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"Puglia" redirects here. For other uses, see Puglia (disambiguation).
/ 41.00861; 16.51278
Region of Italy
Coat of arms
Michele Emiliano (PD)
19,358 km (7,474 sq mi)
210/km (540/sq mi)
English: Apulian(s), Puglian(s)
Italian: Pugliese, pl. Pugliesi
• Summer (DST)
€69.5 billion (2008)
GDP per capita
Apulia (/əˈpuːliə/ə-POO-lee-ə; Italian: Puglia[ˈpuʎʎa]; Neapolitan: Pùglia[ˈpuʝːə]; Albanian: Pulia; Ancient Greek: Ἀπουλία, Apoulia) is a region of Italy in Southern Italy bordering the Adriatic Sea to the east, the Ionian Sea to the southeast, and the Strait of Òtranto and Gulf of Taranto to the south. Its southernmost portion, known as the Salento peninsula, forms a "stiletto" heel on the "boot" of Italy. The region comprises 19,345 square kilometers (7,469 sq mi), and its population is about four million.
It is bordered by the other Italian regions of Molise to the north, Campania to the west, and Basilicata to the southwest. Across the Adriatic and Ionian Seas, it faces Albania, Bosnia-Herzegovina, Croatia, Greece, and Montenegro, The Apulia region extends as far north as Monte Gargano. Its capital city is Bari.
Torre Sant'Andrea, Salento
Puglia's coastline is longer than any other mainland Italian region – in the north, the Gargano promontory extends out into the Adriatic while in the south, the flat and dry Salento peninsula forms the 'heel' of Italy's boot
It is home to two national parks, the Alta Murgia National Park and Gargano National Park.
Landscape of the Murge plateau
See also: History of Apulia (it)
Castel del Monte, built by the Holy Roman Emperor Frederick II between 1240 and 1250 in Andria
The medieval town Ostuni
Trulli cottages in the town of Alberobello
Ancient temple in Canosa di Puglia
Apulia is one of the richest archaeological regions in Italy. It was first colonized by Mycenaean Greeks.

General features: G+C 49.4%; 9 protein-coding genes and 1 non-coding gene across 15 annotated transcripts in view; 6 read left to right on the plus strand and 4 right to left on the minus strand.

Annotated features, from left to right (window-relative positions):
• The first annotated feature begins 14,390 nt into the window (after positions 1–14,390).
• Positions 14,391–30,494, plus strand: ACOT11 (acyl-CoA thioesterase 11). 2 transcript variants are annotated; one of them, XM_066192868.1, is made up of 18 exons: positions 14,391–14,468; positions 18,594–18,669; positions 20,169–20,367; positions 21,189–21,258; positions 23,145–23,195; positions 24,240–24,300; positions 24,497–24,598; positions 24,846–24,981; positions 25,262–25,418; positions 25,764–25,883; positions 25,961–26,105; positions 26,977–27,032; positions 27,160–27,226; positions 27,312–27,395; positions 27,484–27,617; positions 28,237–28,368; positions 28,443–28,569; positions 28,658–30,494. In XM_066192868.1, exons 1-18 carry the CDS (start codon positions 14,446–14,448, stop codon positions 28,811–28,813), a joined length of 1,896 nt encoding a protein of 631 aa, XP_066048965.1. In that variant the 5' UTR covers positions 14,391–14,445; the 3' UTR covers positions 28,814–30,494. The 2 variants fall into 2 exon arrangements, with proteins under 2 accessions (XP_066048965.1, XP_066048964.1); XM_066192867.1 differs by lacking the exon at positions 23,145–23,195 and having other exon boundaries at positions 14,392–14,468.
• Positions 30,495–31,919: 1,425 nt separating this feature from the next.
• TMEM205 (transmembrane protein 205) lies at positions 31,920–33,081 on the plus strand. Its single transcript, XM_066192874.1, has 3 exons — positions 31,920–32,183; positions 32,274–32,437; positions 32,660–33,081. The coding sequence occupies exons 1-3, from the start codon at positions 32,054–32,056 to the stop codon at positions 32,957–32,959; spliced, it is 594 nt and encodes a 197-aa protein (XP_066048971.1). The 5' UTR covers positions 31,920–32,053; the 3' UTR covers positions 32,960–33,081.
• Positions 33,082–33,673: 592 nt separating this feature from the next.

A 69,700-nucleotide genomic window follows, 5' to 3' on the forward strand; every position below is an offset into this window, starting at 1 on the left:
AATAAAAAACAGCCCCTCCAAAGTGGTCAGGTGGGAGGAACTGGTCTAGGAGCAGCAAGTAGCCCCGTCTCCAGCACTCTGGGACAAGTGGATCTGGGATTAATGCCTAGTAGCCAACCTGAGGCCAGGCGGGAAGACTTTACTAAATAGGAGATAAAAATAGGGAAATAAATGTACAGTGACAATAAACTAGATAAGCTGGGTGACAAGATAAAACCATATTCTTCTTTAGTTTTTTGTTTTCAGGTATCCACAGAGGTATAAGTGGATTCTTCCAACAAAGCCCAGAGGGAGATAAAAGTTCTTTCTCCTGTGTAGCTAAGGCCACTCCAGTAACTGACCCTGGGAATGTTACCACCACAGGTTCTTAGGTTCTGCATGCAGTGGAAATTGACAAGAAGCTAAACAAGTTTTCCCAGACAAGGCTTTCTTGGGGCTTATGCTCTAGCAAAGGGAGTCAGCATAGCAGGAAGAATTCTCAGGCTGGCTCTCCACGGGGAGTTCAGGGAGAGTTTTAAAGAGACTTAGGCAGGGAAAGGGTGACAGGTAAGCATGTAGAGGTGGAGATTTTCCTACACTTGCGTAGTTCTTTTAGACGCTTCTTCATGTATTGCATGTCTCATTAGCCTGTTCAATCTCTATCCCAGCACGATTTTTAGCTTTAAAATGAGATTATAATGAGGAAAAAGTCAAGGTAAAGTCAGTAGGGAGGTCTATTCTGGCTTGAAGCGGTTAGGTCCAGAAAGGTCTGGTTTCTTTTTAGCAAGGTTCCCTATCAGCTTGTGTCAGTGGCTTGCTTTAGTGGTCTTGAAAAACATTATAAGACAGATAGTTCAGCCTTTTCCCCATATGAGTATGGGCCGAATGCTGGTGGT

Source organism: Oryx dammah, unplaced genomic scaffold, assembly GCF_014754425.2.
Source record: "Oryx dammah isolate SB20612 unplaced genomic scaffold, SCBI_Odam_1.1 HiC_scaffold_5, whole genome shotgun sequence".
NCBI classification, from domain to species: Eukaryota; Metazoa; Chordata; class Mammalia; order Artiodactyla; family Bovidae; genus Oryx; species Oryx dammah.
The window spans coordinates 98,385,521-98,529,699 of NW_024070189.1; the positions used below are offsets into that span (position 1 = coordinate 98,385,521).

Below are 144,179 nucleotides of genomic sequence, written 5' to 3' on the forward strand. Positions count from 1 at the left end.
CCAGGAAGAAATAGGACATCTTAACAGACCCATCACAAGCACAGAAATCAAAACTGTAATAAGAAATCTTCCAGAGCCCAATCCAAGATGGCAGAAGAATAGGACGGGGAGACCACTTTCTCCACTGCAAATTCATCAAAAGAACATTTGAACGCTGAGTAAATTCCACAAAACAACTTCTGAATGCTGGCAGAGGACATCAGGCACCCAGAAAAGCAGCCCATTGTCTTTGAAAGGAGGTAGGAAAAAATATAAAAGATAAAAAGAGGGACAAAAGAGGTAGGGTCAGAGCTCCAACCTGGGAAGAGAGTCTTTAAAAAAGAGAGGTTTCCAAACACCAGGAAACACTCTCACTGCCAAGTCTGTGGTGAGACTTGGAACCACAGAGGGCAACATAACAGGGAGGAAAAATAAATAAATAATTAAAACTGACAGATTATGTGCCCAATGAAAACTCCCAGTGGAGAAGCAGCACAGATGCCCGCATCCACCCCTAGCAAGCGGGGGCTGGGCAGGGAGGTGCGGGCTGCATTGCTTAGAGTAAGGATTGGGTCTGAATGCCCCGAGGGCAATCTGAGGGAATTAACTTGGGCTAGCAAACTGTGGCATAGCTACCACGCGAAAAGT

A number of castles were built in the area by Holy Roman Emperor Frederick II, including Castel del Monte, sometimes called the "Crown of Apulia".
After 1282, when the island of Sicily was lost, Apulia was part of the Kingdom of Naples (confusingly known also as the Kingdom of Sicily), and remained so until the unification of Italy in the 1860s. This kingdom was independent under the House of Anjou from 1282 to 1442, then was part of Aragon until 1458, after which it was again independent under a cadet branch of the House of Trastámara until 1501. As a result of the French–Spanish war of 1501–1504, Naples again came under the rule of Aragon and the Spanish Empire from 1504 to 1714. When Barbary pirates of North Africa sacked Vieste in 1554, they took an estimated 7,000 slaves, and the coast of Apulia was occupied at times by the Turks and at other times by the Venetians.
In 1861 the region became part of the Kingdom of Italy, with the new capital city at Turin. In the words of one historian, Turin was "so far away that Otranto is today closer to seventeen foreign capitals than it is to Turin".
The region's contribution to Italy's gross value added was around 4.6% in 2000, while its population was 7% of the total. The per capita GDP is low compared to the national average and represents about 68.1% of the EU average.